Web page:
“Out in America” directed and produced by Andrew Goldberg.
“Out In America” delivers a compelling, multi-layered portrait of Lesbian, Gay, Bisexual, and Transgender Americans through their own words and experiences. The film connects common themes running through numerous personal stories about growing up, coming out, nurturing relationships, overcoming social and familial challenges, fighting discrimination and HIV and achieving individual status and respect in America.
After the film, the Queer- Straight Alliance at Piedmont High School will discuss challenges for young people who are out or not yet out in America. This film allows audience members to view and share in the touching quality of the relationships shown in the film.
Two free Screenings
1. Wednesday, April 24, 2013
@ Ellen Driscoll Theater (Havens Elementary School)
325 Highland Ave / Piedmont 94611
6:30 pm: Reception | 7 pm: Film | 8:20 pm: Facilitated community discussion
2. Tuesday, April 30, 2013
@ The New Parkway
474 24th Street / Oakland 94612
The film is the story of Shelby, a feisty 15 year old in Lubbock, Texas, and a devout Southern Baptist from a conservative Republican family. The only sex education taught at Shelby’s high school is abstinence, after then-Governor George W Bush passed a law outlawing any other type of sex education in the State.
However, Lubbock has some of the highest rates of pregnancy and STDs in the nation. Shelby joins a student group that wants to bring comprehensive sex education to Lubbock high schools, and from this experience becomes an activist. Interwoven with Shelby’s evolution is her changing relationship with her parents, who support her despite her movement away from their beliefs. This is a film told on many levels, from the personal to the political.
Wednesday, October 3, 2012
6:30 PM Doors open, free reception| 7:00 PM Film screening
8:15 PM Discussion
President Obama has come out in favor of gay marriage, and Federal Courts have ruled California’s ban on same sex marriage violates the Constitution.
Seems hard to believe that in 1969 people in New York City were being arrested, convicted and losing their jobs, for being gay. “It was the Rosa Parks moment,” says one man. June 28, 1969: NYC police raid a Greenwich Village Mafia-run gay bar, the Stonewall Inn. For the first time, patrons refuse to be led into paddy wagons, setting off a 3-day riot that launched the Gay Rights Movement.
“Told by Stonewall patrons, reporters and the cop who led the raid, Stonewall Uprising recalls the bad old days when psychoanalysts equated homosexuality with mental illness and advised aversion therapy, and even lobotomies; public service announcements warned youngsters against predatory homosexuals; and police entrapment was rampant. At the height of this oppression, the cops raid Stonewall, triggering nights of pandemonium with tear gas, billy clubs and a small army of tactical police. The rest is history.” – Karen Cooper, Director, Film Forum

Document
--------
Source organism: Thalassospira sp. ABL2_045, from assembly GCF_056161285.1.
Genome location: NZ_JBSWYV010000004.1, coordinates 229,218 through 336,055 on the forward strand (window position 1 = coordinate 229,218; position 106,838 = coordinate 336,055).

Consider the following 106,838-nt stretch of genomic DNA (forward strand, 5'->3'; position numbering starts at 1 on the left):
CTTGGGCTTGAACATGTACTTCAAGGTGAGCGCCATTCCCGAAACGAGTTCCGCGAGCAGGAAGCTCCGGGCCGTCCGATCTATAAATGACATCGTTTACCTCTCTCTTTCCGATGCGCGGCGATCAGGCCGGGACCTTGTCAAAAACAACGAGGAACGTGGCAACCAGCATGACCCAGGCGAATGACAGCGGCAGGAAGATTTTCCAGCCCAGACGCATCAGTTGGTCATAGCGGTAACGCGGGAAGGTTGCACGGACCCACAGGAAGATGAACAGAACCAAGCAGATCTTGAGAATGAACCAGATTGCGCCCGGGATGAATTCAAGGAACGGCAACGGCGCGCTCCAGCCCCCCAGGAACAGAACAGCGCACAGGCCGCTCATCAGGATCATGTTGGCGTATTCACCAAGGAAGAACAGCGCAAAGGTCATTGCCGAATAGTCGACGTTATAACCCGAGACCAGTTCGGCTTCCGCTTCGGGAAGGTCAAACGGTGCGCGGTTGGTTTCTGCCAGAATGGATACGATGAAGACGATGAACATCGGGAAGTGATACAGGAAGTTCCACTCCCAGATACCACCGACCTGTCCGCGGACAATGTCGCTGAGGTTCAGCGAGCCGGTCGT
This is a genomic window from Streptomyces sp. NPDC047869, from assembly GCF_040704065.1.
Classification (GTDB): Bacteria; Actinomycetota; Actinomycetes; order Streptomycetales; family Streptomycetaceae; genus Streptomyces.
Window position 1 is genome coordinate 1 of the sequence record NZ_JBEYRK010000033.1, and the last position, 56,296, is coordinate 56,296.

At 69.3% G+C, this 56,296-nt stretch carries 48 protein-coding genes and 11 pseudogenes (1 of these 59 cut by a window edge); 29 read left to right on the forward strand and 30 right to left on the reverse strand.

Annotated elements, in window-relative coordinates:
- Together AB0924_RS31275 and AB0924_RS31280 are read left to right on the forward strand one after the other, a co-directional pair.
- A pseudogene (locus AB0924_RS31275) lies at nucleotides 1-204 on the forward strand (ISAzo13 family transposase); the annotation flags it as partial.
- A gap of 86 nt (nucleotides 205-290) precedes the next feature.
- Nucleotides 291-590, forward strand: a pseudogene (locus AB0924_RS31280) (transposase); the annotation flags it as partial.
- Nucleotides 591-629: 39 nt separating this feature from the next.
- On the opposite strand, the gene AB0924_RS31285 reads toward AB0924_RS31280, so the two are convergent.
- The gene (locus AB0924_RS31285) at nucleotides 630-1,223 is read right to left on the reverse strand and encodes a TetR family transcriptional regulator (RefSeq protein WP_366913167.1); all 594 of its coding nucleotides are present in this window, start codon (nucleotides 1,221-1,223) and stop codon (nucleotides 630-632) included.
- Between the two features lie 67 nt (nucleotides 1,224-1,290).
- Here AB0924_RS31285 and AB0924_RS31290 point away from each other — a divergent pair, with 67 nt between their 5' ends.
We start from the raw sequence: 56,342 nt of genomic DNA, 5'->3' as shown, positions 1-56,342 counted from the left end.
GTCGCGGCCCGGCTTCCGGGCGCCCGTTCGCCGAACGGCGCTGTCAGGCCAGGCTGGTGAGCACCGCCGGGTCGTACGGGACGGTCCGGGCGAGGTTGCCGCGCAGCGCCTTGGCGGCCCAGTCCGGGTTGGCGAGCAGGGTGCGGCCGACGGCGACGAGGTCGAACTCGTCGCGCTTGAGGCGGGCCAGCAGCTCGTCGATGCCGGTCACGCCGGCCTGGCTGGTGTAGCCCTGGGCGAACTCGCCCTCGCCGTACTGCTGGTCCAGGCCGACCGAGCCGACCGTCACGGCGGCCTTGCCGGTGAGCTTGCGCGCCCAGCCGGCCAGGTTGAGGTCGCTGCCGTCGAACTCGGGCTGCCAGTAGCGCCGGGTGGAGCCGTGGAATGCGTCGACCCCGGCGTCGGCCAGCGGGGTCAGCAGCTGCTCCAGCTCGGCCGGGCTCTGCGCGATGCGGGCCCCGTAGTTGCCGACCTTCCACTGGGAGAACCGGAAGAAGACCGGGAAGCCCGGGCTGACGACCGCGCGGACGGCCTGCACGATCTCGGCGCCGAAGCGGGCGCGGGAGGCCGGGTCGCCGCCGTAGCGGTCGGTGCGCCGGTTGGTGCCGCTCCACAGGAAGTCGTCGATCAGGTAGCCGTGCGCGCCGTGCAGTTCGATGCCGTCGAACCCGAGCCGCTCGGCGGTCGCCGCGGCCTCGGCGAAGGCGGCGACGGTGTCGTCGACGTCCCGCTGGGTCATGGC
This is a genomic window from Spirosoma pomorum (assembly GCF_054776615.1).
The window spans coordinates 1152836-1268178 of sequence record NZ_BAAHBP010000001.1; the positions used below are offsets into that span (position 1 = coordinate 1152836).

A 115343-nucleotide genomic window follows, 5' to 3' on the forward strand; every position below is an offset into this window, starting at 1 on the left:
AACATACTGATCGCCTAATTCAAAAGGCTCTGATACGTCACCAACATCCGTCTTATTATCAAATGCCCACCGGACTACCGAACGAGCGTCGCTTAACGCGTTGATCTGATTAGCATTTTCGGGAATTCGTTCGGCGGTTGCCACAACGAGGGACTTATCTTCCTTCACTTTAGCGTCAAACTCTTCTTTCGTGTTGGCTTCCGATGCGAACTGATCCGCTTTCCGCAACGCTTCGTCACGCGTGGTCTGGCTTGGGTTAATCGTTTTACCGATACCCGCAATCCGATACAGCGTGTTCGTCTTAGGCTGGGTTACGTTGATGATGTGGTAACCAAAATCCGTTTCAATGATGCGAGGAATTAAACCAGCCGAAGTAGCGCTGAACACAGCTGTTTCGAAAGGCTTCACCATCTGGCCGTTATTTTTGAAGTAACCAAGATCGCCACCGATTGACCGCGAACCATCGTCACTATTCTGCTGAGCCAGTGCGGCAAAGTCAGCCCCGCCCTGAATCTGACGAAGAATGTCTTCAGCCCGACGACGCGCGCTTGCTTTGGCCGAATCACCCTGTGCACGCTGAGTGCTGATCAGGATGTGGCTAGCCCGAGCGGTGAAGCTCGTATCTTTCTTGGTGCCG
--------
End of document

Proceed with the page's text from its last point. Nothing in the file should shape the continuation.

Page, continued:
“The most thorough exploration….of what came to be known as gay pride.” Stephen Holden, The New York Times
Thursday, June 21, 2012
6:30 PM Doors open| 7:00 PM Film screening
8:20 PM Discussion facilitated by ADFS
With white Jewish lesbians for parents and two adopted brothers — one mixed-race and one Korean—Brooklyn teen Avery grew up in a unique and loving household. But when her curiosity about her African-American roots grows, she decides to contact her birth mother. This choice propels Avery into her own complicated exploration of race, identity, and family that threatens to distance her from the parents she’s always known. She begins staying away from home,starts skipping school, and risks losing her shot at the college track career she had always dreamed of. But when Avery decides to pick up the pieces of her life and make sense of her identity, the results are inspiring. Off and Running follows Avery to the brink of adulthood, exploring the strength of family bonds and the lengths people must go to become themselves.
“A unique and very American coming-of-age story that delves into the psyche of race through a fresh and careful dissection of a family’s struggle.”
-Tribeca Film Festival
Thursday, May 3, 2012
6:30 PM Doors open, free snacks, coffee and tea | 7:00 PM Film screening
8:20 PM Community discussion facilitated by ADFS
Basketball is much more than a game in SF filmmaker David Fine’s stirring documentary about an Iraqi women’s basketball team at the American University of Iraq — Sulaimani (AUIS) in Kurdistan. For the young women on the team, most of whom have never touched a basketball or been allowed to play any sport, it is a blissful release from the realities of a war-torn nation.
They come from all ethnicities and sects — Arab, Kurd, Christian, Sunni, Shiite — but the joy they discover in playing and working with the young American man who coaches them reveals an Iraq united in a way we don’t see in the headlines.
David Fine will attend the screening, and be there to fill you in on how Salaam Dunk was made, and what’s happened since.
Thursday, March 29, 2012
6:30 PM Doors open and informal reception | 7:00 PM Film screening
8:20 PM Discussion with filmmaker David Fine